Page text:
This evening, one of my mentees from the University of Washington called me so excited with delight about having gotten a second round job interview with a local consulting company that she's been dying to get a job with. (Side note: this mentee of mine is AWESOME - when I first met her, I saw a bright shiny sparkling person with a great future ahead of her. I wanted to do everything I could and tell her everything I knew to help her get there.) i reviewed her resume, her cover letter, there were emails flying back and forth the past couple of weeks, she got the first round interview for today, she prepped and prepped, we texted back and forth.... and she moves onto the second round! LEVEL UP! (I was hardly surprised - seriously, this young woman is going to kick butt no matter where she lands).
Then it hit me... I am so on her team! I was reminded about this thing I came up with, "Team Arry". I've always had a circle of good people around me, to turn to, watching out for me. It wasn't until maybe a couple years into my very first corporate job at Microsoft that I realized that I needed a "Team Arry". A brain trust of people that were more experienced, smarter, wiser, more successful than I could ever imagine to be. At that point, I wasn't getting it from the manager I reported into at work - I needed to make sure I was getting it somewhere. I had to be proactive about it. And so, I did - I've grown the brain trust of people I turn to for feedback, suggestions, thoughts. Not just professional mentors - mentors on the various life stages, on being a strong woman, on maintaining my woman-ness even while working in technology, the world of startups, taking care of my financial commitments and goals, etc... My mother has taken a grand seat at the table of "Team Arry" too - more and more so as I grow up. It pains me sometimes, but my mother always has a way of calling it, telling me what I don't want to hear even though it's the right thing to do.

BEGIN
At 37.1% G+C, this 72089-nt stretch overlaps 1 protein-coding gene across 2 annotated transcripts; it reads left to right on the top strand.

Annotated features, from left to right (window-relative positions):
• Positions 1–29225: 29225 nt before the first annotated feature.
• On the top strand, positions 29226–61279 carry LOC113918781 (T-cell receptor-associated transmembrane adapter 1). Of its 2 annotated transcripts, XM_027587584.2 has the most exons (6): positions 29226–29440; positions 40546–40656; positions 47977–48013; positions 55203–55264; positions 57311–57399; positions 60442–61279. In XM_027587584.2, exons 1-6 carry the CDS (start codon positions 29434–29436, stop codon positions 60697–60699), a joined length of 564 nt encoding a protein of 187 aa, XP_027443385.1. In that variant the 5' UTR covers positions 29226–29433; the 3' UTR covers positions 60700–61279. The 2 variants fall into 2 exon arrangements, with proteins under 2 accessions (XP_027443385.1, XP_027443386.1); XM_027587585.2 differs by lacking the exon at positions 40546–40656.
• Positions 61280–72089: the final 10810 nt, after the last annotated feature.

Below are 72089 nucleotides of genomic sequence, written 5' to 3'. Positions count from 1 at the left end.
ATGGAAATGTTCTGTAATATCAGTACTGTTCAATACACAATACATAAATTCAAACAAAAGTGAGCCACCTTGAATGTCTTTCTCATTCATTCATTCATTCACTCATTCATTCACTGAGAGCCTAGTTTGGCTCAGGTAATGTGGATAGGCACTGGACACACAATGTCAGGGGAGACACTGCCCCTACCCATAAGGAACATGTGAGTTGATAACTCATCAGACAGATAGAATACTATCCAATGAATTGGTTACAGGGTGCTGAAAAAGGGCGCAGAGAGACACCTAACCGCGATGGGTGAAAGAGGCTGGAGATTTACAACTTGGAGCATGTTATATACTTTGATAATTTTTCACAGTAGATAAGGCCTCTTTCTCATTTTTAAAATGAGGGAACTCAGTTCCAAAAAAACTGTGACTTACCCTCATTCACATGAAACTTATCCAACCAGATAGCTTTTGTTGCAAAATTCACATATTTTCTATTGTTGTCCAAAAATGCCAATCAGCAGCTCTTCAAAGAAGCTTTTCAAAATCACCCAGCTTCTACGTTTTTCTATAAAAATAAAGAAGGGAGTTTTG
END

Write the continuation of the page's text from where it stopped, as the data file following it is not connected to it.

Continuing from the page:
Image Credit: jscreationzs
Being safely vulnerable. "Team Arry" isn't only about mentoring and being mentored. Having a close relationship with your braintrust - and growing that relationship over time is sort of like growing a community of people that know you, can speak about you and your character, and can vouch for you. "Team Arry" supports me no matter what - I expose my innards, my fears, my troubles to them - and they are the ones that strategically advise me, back me up, and support me.
I love mentoring. If you aren't already, take the opportunity to join another person's "Team" - and serve them. It feels amazing to be thinking about another person's well being, helping them optimize their opportunities, helping be a part of shaping their future and being a part of making their dreams come true.